Having a Village: The Importance of Friends when Living with Metastatic Breast Cancer
Paulo Coelho once said, "Friendship isn't a big thing - it's a million little things''. I have found this to be glaringly true as I navigate life with metastatic breast cancer. There are friends who come in various forms, supporting me and enriching my life in their own ways. All coming together, many of whom as strangers, to be "my village".
Different types of friendship
You never really know the impact you have had on someone until you have cancer. I have heard from more old friends, some of whom I have not spoken to in thirty years! One old friend from elementary school bought my family and I dinner from a thousand miles away. A friend from middle school ordered me some chemo supplies I needed. Another I have not seen since my high school days even offered to donate money to me in lieu of party favors at her wedding! I have had friends from school, my first jobs, from college, all reach out to me. "I am here for you!". "You are not alone." "Let me know what you need." One said, "I remember in seventh grade, no one talked to me. But you did. You always asked me, so, how was your weekend?. I never forgot that." To hear those things, to hear from so many amazing people who helped shape me during those formative years, it was one of the greatest things that could have ever happened to me. I am so fortunate to have each and every one of them in my life - both then and now.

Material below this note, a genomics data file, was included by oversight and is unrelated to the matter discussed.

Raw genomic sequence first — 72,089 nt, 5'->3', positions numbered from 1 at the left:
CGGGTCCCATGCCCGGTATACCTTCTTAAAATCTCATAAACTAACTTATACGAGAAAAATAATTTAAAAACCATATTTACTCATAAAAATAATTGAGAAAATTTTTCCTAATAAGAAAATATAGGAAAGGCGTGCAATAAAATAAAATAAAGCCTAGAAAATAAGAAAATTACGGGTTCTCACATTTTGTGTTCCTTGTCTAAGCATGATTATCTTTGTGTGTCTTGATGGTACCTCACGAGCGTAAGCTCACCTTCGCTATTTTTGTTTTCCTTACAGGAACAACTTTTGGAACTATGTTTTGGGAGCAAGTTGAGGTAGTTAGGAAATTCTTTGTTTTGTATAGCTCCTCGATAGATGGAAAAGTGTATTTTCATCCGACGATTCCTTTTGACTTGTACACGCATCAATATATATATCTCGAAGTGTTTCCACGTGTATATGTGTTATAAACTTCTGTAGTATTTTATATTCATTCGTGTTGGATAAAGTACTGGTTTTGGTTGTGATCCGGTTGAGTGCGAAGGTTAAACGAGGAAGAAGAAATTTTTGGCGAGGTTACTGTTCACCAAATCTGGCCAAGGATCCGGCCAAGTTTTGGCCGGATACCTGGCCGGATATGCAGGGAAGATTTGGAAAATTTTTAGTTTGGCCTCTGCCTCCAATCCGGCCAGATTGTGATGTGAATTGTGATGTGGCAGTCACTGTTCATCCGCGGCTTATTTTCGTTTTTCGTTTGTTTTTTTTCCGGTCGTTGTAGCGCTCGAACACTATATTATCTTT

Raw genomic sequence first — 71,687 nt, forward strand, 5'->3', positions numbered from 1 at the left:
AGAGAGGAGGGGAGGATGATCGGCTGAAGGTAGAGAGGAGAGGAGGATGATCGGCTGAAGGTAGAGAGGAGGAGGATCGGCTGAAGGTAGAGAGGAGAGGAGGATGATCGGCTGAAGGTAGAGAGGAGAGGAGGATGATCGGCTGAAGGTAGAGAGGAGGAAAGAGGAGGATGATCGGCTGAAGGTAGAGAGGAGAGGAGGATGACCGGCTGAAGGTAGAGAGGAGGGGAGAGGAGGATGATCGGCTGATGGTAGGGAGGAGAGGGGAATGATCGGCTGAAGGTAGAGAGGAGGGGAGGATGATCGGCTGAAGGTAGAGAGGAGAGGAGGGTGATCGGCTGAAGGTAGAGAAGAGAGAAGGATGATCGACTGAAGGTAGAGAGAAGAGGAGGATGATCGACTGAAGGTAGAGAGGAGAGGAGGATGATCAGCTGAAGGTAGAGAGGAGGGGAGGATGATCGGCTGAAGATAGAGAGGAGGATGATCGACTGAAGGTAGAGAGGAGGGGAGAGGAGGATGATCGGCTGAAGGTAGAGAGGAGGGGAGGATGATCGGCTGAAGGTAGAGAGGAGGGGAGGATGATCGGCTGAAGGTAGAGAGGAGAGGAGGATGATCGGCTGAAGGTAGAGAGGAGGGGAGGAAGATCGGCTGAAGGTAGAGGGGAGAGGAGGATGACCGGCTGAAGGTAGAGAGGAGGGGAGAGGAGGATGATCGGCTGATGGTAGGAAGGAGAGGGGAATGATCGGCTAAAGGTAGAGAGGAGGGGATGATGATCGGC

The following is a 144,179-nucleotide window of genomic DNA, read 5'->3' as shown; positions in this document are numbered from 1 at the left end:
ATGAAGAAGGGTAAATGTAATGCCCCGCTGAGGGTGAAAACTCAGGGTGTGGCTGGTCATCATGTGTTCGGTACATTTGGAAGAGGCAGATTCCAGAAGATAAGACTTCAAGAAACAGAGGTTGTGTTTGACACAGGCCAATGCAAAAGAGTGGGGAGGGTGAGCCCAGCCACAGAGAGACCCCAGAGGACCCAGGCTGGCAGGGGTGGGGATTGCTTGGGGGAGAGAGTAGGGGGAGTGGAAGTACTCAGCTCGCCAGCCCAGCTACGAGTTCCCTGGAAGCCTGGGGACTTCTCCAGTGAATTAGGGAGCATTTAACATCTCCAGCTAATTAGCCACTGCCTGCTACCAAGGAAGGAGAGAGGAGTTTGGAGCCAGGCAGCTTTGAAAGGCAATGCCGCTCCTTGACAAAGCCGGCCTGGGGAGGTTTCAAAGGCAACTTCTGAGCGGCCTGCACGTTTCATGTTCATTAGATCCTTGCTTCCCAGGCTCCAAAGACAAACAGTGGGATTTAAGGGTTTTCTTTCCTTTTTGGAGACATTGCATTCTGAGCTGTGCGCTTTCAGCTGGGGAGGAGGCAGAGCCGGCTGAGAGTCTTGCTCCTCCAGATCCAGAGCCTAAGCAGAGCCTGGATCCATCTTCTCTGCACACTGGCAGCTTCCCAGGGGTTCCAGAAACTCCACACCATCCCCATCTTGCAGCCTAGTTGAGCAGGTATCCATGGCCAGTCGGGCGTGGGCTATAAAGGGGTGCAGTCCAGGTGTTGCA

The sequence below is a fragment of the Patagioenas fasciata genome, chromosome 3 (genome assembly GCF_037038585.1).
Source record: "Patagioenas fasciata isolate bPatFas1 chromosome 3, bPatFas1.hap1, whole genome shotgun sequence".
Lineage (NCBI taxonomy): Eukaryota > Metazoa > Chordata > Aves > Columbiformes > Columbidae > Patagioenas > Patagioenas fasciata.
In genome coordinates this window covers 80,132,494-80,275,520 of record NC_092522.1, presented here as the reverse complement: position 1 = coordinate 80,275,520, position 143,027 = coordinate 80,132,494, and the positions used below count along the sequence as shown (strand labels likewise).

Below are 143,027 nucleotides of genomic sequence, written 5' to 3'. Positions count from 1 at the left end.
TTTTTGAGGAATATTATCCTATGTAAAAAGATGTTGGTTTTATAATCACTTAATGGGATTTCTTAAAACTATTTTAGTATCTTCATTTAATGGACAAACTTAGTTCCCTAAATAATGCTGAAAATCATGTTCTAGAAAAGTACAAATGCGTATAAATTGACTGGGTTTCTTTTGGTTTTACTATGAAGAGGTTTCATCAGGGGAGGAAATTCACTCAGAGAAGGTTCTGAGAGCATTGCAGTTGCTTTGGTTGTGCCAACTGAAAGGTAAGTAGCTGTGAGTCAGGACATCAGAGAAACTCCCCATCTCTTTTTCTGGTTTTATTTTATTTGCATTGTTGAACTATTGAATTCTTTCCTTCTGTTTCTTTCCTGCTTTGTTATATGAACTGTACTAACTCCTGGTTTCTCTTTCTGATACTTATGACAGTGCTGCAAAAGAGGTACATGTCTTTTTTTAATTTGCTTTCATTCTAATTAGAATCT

Fair weather friends
It's a funny thing because there are so many people whose children's birthday parties I've attended or barbecues I have brought the homemade macaroni salad to, that just completely fell off the radar when I was diagnosed. It began with offers of help and support, and then they fell quieter and quieter as I slowly drowned. They were busy! Work. Soccer games. Dance recitals. Their presence in my life dwindled down to barely-existent, and I admit some fault in that myself. However, I had a good excuse; I was trying to survive. I don't harbor any ill-will toward them, but I learned that they are great friends for parties and barbecues, and not anything of real subsistence. Living with metastatic breast cancer means life will never be "fair weather" for me again; I will always be braving a storm of one kind or another. They are simply not the sort of friends who are equipped for that. And that's okay.